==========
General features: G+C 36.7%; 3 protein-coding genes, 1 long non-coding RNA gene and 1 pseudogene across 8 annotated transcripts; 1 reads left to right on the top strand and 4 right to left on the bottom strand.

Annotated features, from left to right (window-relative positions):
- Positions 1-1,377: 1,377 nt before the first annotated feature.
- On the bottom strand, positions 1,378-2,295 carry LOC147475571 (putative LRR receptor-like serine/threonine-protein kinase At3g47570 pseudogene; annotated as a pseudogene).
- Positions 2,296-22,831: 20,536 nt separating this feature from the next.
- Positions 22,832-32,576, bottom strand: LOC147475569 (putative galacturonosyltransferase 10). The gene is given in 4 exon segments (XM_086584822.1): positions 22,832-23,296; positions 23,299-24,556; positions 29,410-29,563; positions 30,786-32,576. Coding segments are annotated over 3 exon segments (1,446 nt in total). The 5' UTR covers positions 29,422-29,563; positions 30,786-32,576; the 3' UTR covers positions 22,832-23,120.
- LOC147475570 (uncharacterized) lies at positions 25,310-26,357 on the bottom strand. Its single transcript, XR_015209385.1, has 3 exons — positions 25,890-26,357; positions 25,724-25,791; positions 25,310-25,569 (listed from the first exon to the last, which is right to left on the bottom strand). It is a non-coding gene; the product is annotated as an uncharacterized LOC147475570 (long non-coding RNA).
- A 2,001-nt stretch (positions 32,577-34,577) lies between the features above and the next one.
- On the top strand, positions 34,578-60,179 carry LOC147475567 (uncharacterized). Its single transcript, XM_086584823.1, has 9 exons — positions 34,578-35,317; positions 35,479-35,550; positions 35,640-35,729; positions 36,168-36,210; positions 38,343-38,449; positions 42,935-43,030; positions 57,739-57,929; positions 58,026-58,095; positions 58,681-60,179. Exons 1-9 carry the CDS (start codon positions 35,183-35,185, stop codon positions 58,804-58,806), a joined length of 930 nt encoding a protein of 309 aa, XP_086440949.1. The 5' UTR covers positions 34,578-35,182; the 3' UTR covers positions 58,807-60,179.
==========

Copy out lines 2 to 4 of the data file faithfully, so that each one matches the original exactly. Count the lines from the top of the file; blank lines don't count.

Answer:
Annotated features, from left to right (window-relative positions):
- Positions 1-1,377: 1,377 nt before the first annotated feature.
- On the bottom strand, positions 1,378-2,295 carry LOC147475571 (putative LRR receptor-like serine/threonine-protein kinase At3g47570 pseudogene; annotated as a pseudogene).